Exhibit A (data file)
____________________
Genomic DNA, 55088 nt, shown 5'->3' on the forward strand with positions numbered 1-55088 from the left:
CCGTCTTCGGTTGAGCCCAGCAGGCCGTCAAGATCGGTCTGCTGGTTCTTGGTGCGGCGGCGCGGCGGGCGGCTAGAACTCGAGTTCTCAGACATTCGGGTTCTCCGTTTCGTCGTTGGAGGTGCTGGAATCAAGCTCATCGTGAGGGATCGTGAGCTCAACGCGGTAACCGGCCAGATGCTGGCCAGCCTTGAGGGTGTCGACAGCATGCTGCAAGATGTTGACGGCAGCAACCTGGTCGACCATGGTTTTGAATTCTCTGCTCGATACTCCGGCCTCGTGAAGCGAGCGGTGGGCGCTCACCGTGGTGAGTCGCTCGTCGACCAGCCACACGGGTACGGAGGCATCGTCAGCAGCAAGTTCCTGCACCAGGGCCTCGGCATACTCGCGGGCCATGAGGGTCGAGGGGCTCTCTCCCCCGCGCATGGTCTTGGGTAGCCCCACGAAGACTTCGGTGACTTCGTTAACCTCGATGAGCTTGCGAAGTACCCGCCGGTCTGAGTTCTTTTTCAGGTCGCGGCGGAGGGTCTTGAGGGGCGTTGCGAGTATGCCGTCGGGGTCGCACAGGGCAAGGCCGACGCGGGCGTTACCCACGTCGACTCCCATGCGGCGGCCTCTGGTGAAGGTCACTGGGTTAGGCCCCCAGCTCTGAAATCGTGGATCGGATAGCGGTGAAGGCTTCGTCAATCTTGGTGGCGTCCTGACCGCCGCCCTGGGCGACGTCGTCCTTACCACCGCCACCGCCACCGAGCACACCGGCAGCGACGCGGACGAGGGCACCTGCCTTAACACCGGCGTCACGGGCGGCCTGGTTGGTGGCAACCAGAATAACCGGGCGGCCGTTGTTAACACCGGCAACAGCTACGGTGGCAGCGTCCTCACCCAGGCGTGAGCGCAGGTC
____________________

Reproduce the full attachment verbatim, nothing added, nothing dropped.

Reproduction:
Genomic DNA, 55088 nt, shown 5'->3' on the forward strand with positions numbered 1-55088 from the left:
CCGTCTTCGGTTGAGCCCAGCAGGCCGTCAAGATCGGTCTGCTGGTTCTTGGTGCGGCGGCGCGGCGGGCGGCTAGAACTCGAGTTCTCAGACATTCGGGTTCTCCGTTTCGTCGTTGGAGGTGCTGGAATCAAGCTCATCGTGAGGGATCGTGAGCTCAACGCGGTAACCGGCCAGATGCTGGCCAGCCTTGAGGGTGTCGACAGCATGCTGCAAGATGTTGACGGCAGCAACCTGGTCGACCATGGTTTTGAATTCTCTGCTCGATACTCCGGCCTCGTGAAGCGAGCGGTGGGCGCTCACCGTGGTGAGTCGCTCGTCGACCAGCCACACGGGTACGGAGGCATCGTCAGCAGCAAGTTCCTGCACCAGGGCCTCGGCATACTCGCGGGCCATGAGGGTCGAGGGGCTCTCTCCCCCGCGCATGGTCTTGGGTAGCCCCACGAAGACTTCGGTGACTTCGTTAACCTCGATGAGCTTGCGAAGTACCCGCCGGTCTGAGTTCTTTTTCAGGTCGCGGCGGAGGGTCTTGAGGGGCGTTGCGAGTATGCCGTCGGGGTCGCACAGGGCAAGGCCGACGCGGGCGTTACCCACGTCGACTCCCATGCGGCGGCCTCTGGTGAAGGTCACTGGGTTAGGCCCCCAGCTCTGAAATCGTGGATCGGATAGCGGTGAAGGCTTCGTCAATCTTGGTGGCGTCCTGACCGCCGCCCTGGGCGACGTCGTCCTTACCACCGCCACCGCCACCGAGCACACCGGCAGCGACGCGGACGAGGGCACCTGCCTTAACACCGGCGTCACGGGCGGCCTGGTTGGTGGCAACCAGAATAACCGGGCGGCCGTTGTTAACACCGGCAACAGCTACGGTGGCAGCGTCCTCACCCAGGCGTGAGCGCAGGTC